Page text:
The Baltimore Sun reports today on Governor O’Malley’s comments on the forthcoming FY 2012 budget plan.
Gov. Martin O’Malley said Wednesday that the state budget he proposes next month would be “more painful” than the last two, and hinted at deep cuts in spending.
“Once the legislature gets this budget, the immediate reaction will be ‘surely there is another way,'” O’Malley said. “The pain will be so evident.”
The state’s legislative analysts are projecting a $1.6 billion difference next year between the state’s expected revenues and its spending commitments. The size of the anticipated gap is consistent with those of previous years — but this time the state is not expecting federal stimulus dollars to help.
O’Malley has said his budget proposal would not include tax increases, but would rely instead on a “diet of cuts” to plug the hole. However, he did not rule out agreeing to raises in the gas tax or the alcohol tax, if they are proposed by the General Assembly.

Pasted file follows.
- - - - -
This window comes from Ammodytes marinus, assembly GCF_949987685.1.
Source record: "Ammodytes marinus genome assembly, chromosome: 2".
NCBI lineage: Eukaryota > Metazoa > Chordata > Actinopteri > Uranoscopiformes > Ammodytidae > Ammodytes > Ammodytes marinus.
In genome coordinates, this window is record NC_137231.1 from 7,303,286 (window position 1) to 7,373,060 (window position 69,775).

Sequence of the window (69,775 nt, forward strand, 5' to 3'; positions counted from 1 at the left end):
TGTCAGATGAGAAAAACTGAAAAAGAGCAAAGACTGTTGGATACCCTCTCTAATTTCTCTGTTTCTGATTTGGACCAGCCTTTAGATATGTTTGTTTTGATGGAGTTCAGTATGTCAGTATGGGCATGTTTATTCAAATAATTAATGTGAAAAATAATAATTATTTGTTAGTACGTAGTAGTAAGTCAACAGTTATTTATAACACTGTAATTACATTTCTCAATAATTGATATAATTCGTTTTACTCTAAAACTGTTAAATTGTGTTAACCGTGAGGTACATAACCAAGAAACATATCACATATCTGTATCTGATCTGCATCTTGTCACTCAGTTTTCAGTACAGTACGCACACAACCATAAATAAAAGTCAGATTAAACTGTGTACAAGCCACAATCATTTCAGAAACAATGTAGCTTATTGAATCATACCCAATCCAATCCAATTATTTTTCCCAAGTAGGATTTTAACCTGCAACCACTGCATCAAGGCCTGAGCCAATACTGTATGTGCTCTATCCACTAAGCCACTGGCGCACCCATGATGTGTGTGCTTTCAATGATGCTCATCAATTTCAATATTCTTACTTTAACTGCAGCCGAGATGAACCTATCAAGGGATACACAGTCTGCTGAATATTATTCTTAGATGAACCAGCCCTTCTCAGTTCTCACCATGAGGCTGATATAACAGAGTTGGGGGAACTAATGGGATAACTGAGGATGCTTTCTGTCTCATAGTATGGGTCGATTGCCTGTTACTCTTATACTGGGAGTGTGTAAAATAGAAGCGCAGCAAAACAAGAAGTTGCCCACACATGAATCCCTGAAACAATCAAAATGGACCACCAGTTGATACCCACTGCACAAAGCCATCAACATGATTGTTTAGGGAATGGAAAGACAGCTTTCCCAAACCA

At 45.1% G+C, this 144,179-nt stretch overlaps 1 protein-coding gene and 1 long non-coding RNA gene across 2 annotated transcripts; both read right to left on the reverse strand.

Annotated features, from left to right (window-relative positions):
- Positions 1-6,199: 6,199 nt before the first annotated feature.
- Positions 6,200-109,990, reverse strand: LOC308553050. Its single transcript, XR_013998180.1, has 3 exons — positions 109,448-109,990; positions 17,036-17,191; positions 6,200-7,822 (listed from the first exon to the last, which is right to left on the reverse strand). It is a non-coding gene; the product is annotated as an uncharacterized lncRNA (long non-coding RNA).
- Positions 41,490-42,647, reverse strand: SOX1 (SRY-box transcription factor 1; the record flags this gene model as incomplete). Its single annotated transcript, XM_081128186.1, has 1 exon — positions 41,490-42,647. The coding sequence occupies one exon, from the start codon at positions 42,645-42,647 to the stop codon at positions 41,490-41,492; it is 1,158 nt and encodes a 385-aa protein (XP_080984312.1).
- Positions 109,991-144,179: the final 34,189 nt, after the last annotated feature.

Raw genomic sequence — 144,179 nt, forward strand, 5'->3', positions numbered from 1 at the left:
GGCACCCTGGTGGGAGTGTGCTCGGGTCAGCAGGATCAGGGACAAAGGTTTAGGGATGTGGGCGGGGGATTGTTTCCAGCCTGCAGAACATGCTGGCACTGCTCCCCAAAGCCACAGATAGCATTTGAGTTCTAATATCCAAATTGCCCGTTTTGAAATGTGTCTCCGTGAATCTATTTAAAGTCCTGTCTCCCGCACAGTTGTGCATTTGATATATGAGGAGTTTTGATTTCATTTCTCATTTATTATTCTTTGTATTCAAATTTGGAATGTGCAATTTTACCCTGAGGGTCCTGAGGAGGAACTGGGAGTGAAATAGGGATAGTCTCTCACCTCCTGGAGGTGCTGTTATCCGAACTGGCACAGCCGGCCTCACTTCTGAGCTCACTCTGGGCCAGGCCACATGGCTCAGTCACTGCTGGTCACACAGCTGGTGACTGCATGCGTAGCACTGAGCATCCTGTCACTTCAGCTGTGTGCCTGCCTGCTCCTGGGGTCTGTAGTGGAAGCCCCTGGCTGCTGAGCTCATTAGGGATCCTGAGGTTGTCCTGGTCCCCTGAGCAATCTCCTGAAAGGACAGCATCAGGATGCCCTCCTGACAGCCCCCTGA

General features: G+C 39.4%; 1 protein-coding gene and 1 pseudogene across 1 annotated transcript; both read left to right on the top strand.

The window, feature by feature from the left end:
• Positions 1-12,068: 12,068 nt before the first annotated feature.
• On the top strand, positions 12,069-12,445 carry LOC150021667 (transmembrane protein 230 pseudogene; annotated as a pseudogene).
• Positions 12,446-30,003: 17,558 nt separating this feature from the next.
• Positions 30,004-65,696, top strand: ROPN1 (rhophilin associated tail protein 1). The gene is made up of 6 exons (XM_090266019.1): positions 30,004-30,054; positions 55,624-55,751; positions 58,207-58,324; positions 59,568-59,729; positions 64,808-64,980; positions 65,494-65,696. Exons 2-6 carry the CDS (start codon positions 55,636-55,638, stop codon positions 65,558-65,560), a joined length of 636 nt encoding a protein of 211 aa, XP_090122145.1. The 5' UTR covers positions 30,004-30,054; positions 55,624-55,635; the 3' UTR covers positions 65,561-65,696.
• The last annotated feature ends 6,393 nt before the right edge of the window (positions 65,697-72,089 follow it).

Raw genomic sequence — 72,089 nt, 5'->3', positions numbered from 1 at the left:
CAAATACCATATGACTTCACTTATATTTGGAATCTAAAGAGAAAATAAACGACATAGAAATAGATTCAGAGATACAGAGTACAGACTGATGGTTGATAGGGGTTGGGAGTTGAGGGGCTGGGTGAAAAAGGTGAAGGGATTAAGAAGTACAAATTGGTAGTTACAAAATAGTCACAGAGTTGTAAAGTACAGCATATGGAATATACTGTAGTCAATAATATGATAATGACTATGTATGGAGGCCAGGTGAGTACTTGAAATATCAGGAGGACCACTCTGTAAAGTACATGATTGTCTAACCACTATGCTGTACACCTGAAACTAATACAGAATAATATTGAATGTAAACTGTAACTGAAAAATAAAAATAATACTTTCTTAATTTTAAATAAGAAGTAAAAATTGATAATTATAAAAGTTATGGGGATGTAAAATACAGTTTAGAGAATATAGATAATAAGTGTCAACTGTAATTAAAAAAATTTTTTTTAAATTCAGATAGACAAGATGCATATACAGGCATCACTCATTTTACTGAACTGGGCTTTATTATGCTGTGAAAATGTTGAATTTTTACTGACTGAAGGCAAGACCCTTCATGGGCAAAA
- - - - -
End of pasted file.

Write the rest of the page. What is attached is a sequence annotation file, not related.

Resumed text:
“Right now, I’m preparing a budget,” he said, deflecting questions about the two taxes.
One relatively encouraging note for local governments related to the looming potential shift of teacher pension obligations:
O’Malley sounded unenthusiastic about one quick budget fix: shifting some of the costs of teacher pensions to local governments. The governor said he does not believe the county coffers are “in any better shape” to handle that type of obligation.
The Washington Post coverage includes comments on the revenue forecast:
[F]or the current 2011 fiscal year, analysts are now projecting $57 million more in tax collections and other revenue than thought a few months ago.
In the context of Maryland’s $13.2 billion general fund budget, $57 million isn’t a lot — but it’s better than the repeated write-downs experienced in the recent recession years.
The numbers don’t significantly change the size of a $1.2 billion budget shortfall confronting the state in 2012, Foster noted.
O’Malley (D) underscored that point as he addressed reporters after the panel’s meeting. He is preparing a budget proposal due to the legislature next month that will include hundreds of millions of cuts to state programs.